The NYRB blog unearths a 2006 interview with David Foster Wallace by a Russian journalist. “I will probably at some point finish a novel. Whether it will be good enough to publish, I don’t know.”
Paul Muldoon raised this season’s commencement bar with his address to Bennington College’s Writing Seminar graduates. At The Russian Samovar a few months ago, before reading from Maggot, he explained the phrase “cock a snook.”
Moby-Dick is a quintessential Great American Novel, perhaps even the greatest, but it might not be pure fiction. That’s what George Dobbs argues in a piece on “The Real Life Inspirations Behind Moby-Dick” for The Airship. Invention or not, at least we can be thankful no cannibalism sneaked its way onto the Pequod…
Can’t wait for this year’s Morning News Tournament of Books? The staff announced their shortlist and panel of judges this morning. The shortlist includes, among other books, Redeployment by Phil Klay, which took home this year’s National Book Award, as well as our own Emily St. John Mandel’s Station Eleven.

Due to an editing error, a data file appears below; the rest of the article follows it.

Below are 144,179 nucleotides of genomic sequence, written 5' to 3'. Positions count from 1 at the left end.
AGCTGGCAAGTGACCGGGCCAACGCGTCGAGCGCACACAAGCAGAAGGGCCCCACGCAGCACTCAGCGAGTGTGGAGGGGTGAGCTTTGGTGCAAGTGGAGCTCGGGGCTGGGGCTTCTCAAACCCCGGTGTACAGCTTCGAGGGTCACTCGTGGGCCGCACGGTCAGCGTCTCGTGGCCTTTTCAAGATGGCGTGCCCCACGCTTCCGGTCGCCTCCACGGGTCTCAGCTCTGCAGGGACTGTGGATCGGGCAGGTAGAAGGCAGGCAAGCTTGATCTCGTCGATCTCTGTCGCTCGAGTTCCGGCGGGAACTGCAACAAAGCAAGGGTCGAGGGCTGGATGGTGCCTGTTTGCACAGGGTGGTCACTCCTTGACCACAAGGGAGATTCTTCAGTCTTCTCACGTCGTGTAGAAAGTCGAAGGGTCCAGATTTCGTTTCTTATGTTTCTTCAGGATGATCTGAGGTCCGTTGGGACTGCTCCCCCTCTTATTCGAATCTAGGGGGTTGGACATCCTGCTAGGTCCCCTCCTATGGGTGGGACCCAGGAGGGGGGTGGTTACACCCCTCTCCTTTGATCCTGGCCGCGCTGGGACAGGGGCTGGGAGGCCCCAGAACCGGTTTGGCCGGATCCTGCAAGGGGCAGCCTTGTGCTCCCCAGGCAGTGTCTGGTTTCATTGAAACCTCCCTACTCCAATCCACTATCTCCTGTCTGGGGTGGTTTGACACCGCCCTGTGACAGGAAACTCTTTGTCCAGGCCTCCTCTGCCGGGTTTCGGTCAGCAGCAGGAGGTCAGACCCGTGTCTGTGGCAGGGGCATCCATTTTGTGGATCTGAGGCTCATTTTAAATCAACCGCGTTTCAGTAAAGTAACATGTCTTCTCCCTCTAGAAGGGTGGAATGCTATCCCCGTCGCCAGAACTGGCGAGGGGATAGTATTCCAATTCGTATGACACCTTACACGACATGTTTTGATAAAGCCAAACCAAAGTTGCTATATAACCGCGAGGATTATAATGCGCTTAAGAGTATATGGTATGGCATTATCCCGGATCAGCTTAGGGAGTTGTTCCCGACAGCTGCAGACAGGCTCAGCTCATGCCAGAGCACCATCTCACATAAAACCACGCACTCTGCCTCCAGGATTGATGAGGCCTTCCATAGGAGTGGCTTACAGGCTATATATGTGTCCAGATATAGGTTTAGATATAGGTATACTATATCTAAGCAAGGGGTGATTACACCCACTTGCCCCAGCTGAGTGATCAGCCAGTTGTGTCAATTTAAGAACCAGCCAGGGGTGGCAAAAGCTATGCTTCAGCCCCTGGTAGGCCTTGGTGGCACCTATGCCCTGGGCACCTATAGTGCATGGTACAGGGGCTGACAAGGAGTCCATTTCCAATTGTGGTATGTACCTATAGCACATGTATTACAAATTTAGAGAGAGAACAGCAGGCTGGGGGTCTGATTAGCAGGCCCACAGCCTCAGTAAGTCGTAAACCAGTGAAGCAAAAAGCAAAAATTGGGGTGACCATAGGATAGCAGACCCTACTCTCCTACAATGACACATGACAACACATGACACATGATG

A while back, Frank Ocean alluded to the possibility of one day writing a novel. Asked by Guardian interviewer Rebecca Nicholson about his immediate plans following the success of his last album, Channel Orange, the musician replied, “I might just write a novel next.” The response seemed unserious. But now, in Jeff Himmelman’s long profile of Ocean for The New York Times Magazine, it appears the idea may have a bit more traction. “It’s fiction,” says Ocean. “And it’s about brothers.”
In honor of Bloomsday, some recommended reading, listening, and playing: one-day diaries of four modern Blooms in New York, Radio Bloomsday’s seven hours of readings (by Alec Baldwin, John Lithgow, Jerry Stiller, Garrison Keillor, and others), even found poetry and an iPhone game drawn from the text of Ulysses. Oh, and–of course–James Joyce’s book itself.
Kirk Curnutt takes readers on a tour of of F. Scott Fitzgerald’s oft-neglected commercial short fiction. Fitzgerald, after all, “produced 160 short stories [in his life],” writes Curnutt, “earning a total of $241,453 off the genre — more than $3 million in today’s dollars.” Yet the author didn’t think highly of the work, and even referred to himself as an “old whore” because he wouldn’t quit.